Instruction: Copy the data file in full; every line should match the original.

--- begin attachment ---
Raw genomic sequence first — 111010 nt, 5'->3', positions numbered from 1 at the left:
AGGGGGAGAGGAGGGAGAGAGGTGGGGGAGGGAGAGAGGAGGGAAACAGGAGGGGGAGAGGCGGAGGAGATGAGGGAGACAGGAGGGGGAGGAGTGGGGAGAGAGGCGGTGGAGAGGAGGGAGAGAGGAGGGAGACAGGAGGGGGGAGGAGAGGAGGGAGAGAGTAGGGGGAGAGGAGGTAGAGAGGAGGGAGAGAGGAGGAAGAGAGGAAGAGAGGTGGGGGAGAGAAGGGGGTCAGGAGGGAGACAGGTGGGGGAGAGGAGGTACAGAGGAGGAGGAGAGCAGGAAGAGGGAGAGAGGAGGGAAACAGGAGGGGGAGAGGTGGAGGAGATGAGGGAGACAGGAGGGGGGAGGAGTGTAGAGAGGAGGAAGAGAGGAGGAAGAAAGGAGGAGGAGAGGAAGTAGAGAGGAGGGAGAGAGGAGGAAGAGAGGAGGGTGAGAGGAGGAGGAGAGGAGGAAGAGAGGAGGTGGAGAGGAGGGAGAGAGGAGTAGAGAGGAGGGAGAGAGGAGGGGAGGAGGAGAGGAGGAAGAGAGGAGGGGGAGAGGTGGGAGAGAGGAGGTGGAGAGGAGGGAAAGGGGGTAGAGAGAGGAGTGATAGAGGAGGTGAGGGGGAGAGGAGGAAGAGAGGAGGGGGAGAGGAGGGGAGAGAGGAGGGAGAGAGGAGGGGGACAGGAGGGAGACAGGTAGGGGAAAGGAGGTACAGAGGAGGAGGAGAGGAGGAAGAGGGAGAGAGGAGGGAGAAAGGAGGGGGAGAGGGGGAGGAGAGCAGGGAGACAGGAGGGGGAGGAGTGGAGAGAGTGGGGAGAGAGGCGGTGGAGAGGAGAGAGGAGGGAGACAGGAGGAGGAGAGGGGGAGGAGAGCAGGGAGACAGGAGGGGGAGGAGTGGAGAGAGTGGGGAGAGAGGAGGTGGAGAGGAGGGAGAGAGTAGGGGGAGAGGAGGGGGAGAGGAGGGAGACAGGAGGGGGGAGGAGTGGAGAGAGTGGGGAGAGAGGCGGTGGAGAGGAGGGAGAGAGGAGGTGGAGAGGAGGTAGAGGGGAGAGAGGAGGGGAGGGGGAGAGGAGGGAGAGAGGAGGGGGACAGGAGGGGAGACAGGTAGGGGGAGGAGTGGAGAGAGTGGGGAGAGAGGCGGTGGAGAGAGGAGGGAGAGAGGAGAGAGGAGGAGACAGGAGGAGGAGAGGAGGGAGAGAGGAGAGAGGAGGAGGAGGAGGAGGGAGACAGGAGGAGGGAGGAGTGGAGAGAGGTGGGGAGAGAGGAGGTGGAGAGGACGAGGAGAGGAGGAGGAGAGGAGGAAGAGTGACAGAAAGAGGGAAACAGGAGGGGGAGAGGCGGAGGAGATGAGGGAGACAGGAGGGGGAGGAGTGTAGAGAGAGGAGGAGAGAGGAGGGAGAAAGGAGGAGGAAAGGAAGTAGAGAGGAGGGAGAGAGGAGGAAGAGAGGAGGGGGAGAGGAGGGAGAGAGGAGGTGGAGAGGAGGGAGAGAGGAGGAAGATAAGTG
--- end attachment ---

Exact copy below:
Raw genomic sequence first — 111010 nt, 5'->3', positions numbered from 1 at the left:
AGGGGGAGAGGAGGGAGAGAGGTGGGGGAGGGAGAGAGGAGGGAAACAGGAGGGGGAGAGGCGGAGGAGATGAGGGAGACAGGAGGGGGAGGAGTGGGGAGAGAGGCGGTGGAGAGGAGGGAGAGAGGAGGGAGACAGGAGGGGGGAGGAGAGGAGGGAGAGAGTAGGGGGAGAGGAGGTAGAGAGGAGGGAGAGAGGAGGAAGAGAGGAAGAGAGGTGGGGGAGAGAAGGGGGTCAGGAGGGAGACAGGTGGGGGAGAGGAGGTACAGAGGAGGAGGAGAGCAGGAAGAGGGAGAGAGGAGGGAAACAGGAGGGGGAGAGGTGGAGGAGATGAGGGAGACAGGAGGGGGGAGGAGTGTAGAGAGGAGGAAGAGAGGAGGAAGAAAGGAGGAGGAGAGGAAGTAGAGAGGAGGGAGAGAGGAGGAAGAGAGGAGGGTGAGAGGAGGAGGAGAGGAGGAAGAGAGGAGGTGGAGAGGAGGGAGAGAGGAGTAGAGAGGAGGGAGAGAGGAGGGGAGGAGGAGAGGAGGAAGAGAGGAGGGGGAGAGGTGGGAGAGAGGAGGTGGAGAGGAGGGAAAGGGGGTAGAGAGAGGAGTGATAGAGGAGGTGAGGGGGAGAGGAGGAAGAGAGGAGGGGGAGAGGAGGGGAGAGAGGAGGGAGAGAGGAGGGGGACAGGAGGGAGACAGGTAGGGGAAAGGAGGTACAGAGGAGGAGGAGAGGAGGAAGAGGGAGAGAGGAGGGAGAAAGGAGGGGGAGAGGGGGAGGAGAGCAGGGAGACAGGAGGGGGAGGAGTGGAGAGAGTGGGGAGAGAGGCGGTGGAGAGGAGAGAGGAGGGAGACAGGAGGAGGAGAGGGGGAGGAGAGCAGGGAGACAGGAGGGGGAGGAGTGGAGAGAGTGGGGAGAGAGGAGGTGGAGAGGAGGGAGAGAGTAGGGGGAGAGGAGGGGGAGAGGAGGGAGACAGGAGGGGGGAGGAGTGGAGAGAGTGGGGAGAGAGGCGGTGGAGAGGAGGGAGAGAGGAGGTGGAGAGGAGGTAGAGGGGAGAGAGGAGGGGAGGGGGAGAGGAGGGAGAGAGGAGGGGGACAGGAGGGGAGACAGGTAGGGGGAGGAGTGGAGAGAGTGGGGAGAGAGGCGGTGGAGAGAGGAGGGAGAGAGGAGAGAGGAGGAGACAGGAGGAGGAGAGGAGGGAGAGAGGAGAGAGGAGGAGGAGGAGGAGGGAGACAGGAGGAGGGAGGAGTGGAGAGAGGTGGGGAGAGAGGAGGTGGAGAGGACGAGGAGAGGAGGAGGAGAGGAGGAAGAGTGACAGAAAGAGGGAAACAGGAGGGGGAGAGGCGGAGGAGATGAGGGAGACAGGAGGGGGAGGAGTGTAGAGAGAGGAGGAGAGAGGAGGGAGAAAGGAGGAGGAAAGGAAGTAGAGAGGAGGGAGAGAGGAGGAAGAGAGGAGGGGGAGAGGAGGGAGAGAGGAGGTGGAGAGGAGGGAGAGAGGAGGAAGATAAGTG